Can I include my debt to the college I attend in a chapter 7? 14 Answers as of March 31, 2014

I owe the college that I attend money for withdrawing from classes to late. I would like file the debt in a chapter 7, is this possible?

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It doesn't sound like a student so it should be dischargeable.
Answer Applies to: Minnesota
Replied: 3/31/2014
Stephens Gourley & Bywater | David A. Stephens
You should include it, although it may not be dischargeable.
Answer Applies to: Nevada
Replied: 3/31/2014
Janet A. Lawson Bankruptcy Attorney
Janet A. Lawson Bankruptcy Attorney | Janet Lawson
Yes, and including all of your debt is required. They can however refuse to let you take additional classes in the future.
Answer Applies to: California
Replied: 3/26/2014
GARCIA & GONZALES, P.C. | Richard N. Gonzales
Maybe. If the school is a "private school", this could be an issue. Include all debts, whether you think you owe them or not. Discuss the issue of student loans and the dischargeability of these obligations with your current attorney. If you are filing pro se, contact an experienced attorney and pay for one hour of their time before you file. Have them review your docuyments with you, and discuss this issue with him or her.
Answer Applies to: Colorado
Replied: 3/26/2014
The Law Office of Darren Aronow, PC
The Law Office of Darren Aronow, PC | Darren Aronow
Depends if this is a government guaranteed loan or a loan from an unaccredited college?
Answer Applies to: New York
Replied: 3/26/2014
    Law Office of Marlin Branstetter
    Law Office of Marlin Branstetter | Marlin Branstetter
    If it is not student loan money it should be discharged in bankruptcy.
    Answer Applies to: California
    Replied: 3/26/2014
    Goldsmith & Guymon
    Goldsmith & Guymon | Marjorie Guymon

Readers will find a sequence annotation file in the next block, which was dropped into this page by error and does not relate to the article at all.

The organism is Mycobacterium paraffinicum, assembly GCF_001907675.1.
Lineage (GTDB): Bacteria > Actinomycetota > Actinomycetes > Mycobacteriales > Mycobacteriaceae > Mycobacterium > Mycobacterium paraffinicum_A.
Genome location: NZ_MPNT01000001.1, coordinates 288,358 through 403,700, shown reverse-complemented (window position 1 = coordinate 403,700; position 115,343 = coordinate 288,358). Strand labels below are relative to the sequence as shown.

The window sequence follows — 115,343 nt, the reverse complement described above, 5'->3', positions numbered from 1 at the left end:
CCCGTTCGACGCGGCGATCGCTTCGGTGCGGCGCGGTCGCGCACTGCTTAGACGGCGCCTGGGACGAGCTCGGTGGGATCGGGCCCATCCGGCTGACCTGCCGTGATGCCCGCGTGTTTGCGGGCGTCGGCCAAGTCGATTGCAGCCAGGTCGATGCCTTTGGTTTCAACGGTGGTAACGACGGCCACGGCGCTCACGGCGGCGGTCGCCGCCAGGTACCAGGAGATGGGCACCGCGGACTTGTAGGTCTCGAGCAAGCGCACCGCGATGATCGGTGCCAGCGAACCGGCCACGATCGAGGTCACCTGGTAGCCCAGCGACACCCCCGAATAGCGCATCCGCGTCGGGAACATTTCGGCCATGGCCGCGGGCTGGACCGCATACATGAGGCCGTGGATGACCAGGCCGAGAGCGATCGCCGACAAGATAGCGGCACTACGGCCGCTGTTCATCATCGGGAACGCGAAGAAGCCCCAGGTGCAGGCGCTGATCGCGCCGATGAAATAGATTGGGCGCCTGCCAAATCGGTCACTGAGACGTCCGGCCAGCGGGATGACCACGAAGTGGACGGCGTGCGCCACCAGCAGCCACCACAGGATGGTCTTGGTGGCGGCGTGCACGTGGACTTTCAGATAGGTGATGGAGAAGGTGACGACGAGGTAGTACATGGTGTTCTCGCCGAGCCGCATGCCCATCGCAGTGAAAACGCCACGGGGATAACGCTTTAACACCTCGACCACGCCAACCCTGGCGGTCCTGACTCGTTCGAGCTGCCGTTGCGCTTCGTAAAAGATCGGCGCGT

Student loan debt is nondischargeable in bankruptcy. That being said, you must include all debt in your bankruptcy filing. Some debt will be nondischargeable and remain owing while other debt will be discharged.
    Answer Applies to: Nevada
    Replied: 3/26/2014
    Patrick W. Currin, Attorney at Law | Patrick Currin
    Yes, as these are debts owed directly to a college and not a student loan.
    Answer Applies to: California
    Replied: 3/26/2014
    The Orantes Law Firm
    The Orantes Law Firm | Giovanni Orantes
    Most likely unless you are referring to debt incurred as a loan to fund your college education, which requires a showing of undue hardship. Undue hardship is a very difficult threshold to meet and you should consult experienced counsel to assess whether you may be able to discharge such debt in a bankruptcy petition.
    Answer Applies to: California
    Replied: 3/26/2014
    Garner Law Office
    Garner Law Office | Daniel Garner
    It is necessary to include all creditors in your bankruptcy whether the debt can be discharged or not. In your case, it is unlikely that it would be discharged. However, if you need to file Chapter 7 anyway, you might as well try to discharge it and see what the college does. You may have to initiate an adversary proceeding within your bankruptcy case to determine the dischargeability, however, so that would add to the cost of your bankruptcy.
    Answer Applies to: Oregon
    Replied: 3/26/2014
    Ronald K. Nims LLC | Ronald K. Nims
    Tuition owed to a college is dischargeable. Student loans are not dischargeable but tuition isn't a student loan. So, you can file the tuition in a Chapter 7.
    Answer Applies to: Ohio
    Replied: 3/25/2014
    Law Office of Pho Ethan Tran PLLC
    Law Office of Pho Ethan Tran PLLC | Pho Ethan Tran
    The debt should always be listed on your Chapter 7 schedules. But whether it can be discharged will depend. If the debt qualifies as a student loan, then it cannot be discharged in chapter 7.
    Answer Applies to: Texas
    Replied: 3/25/2014
    Thomas Vogele & Associates, APC | Thomas A. Vogele
    In a Chapter 7, you may discharge all debts except those arising from indebtedness related to education, such as your question.
    Answer Applies to: California
    Replied: 3/25/2014
    Musilli Brennan Associates PLLC
    Musilli Brennan Associates PLLC | John F Brennan
    If you're considering bankruptcy I would strongly suggest that you counsel with an attorney before you take any irrevocable action.
    Answer Applies to: Michigan
    Replied: 3/25/2014
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